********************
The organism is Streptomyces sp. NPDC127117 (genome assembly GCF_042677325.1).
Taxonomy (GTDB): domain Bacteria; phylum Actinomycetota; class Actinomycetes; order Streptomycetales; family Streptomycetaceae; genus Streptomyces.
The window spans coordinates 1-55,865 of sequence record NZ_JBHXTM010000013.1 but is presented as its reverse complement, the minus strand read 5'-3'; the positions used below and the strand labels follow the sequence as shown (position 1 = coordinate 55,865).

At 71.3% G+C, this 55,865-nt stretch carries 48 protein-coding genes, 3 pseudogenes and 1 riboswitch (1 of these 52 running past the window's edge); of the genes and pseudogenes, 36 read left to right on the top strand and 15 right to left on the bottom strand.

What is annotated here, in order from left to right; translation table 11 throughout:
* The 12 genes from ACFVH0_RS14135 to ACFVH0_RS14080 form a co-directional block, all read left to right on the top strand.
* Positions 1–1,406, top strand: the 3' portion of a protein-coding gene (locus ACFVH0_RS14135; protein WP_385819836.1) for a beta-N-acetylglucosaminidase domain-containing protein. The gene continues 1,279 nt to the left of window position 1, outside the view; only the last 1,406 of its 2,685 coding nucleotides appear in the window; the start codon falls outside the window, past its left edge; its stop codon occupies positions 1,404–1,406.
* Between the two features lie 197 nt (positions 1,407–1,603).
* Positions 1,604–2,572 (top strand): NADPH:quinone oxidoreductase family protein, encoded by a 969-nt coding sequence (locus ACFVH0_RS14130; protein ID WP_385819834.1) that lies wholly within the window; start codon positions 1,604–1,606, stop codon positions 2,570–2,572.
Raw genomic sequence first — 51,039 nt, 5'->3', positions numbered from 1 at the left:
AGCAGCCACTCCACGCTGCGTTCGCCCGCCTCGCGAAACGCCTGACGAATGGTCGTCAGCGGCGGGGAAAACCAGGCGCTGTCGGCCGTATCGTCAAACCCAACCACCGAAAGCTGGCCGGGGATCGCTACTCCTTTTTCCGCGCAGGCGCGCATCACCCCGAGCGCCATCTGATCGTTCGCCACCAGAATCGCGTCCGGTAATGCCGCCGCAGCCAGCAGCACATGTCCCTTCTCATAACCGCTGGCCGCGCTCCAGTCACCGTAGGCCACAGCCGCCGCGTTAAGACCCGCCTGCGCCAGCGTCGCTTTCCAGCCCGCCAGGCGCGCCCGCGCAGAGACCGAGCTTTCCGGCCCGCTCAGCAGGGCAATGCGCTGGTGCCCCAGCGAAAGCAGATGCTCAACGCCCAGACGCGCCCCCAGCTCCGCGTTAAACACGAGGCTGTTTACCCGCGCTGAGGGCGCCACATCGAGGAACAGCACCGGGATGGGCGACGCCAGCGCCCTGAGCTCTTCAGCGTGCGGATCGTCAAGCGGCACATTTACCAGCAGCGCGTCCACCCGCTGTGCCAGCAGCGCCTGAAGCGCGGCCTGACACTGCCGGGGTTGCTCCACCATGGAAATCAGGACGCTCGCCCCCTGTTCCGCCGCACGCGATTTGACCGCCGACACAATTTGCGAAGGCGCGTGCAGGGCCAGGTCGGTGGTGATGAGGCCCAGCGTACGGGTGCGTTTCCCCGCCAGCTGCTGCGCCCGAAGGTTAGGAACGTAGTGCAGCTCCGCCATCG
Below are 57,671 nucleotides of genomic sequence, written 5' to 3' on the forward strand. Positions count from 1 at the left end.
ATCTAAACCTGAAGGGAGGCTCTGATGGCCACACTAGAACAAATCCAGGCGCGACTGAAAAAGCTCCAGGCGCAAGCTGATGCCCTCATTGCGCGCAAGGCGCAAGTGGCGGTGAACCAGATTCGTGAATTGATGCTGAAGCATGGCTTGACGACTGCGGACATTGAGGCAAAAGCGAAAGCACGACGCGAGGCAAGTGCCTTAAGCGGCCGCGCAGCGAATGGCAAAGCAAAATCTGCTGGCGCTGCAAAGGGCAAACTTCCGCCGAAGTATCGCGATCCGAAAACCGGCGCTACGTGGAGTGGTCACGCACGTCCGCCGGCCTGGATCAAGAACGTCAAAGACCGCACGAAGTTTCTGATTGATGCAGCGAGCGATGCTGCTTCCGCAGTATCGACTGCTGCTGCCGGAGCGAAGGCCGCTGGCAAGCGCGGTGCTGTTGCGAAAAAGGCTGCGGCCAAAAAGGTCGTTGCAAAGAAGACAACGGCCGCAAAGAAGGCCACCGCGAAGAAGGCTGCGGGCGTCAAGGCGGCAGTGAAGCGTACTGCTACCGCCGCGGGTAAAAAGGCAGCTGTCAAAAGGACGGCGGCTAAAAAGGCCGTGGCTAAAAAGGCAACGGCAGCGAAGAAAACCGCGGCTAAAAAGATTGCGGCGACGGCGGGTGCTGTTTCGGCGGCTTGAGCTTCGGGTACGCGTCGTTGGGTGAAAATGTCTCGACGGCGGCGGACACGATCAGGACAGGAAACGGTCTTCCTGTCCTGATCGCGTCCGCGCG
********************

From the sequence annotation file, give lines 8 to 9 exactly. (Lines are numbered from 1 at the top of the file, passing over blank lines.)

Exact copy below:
* Between the two features lie 197 nt (positions 1,407–1,603).
* Positions 1,604–2,572 (top strand): NADPH:quinone oxidoreductase family protein, encoded by a 969-nt coding sequence (locus ACFVH0_RS14130; protein ID WP_385819834.1) that lies wholly within the window; start codon positions 1,604–1,606, stop codon positions 2,570–2,572.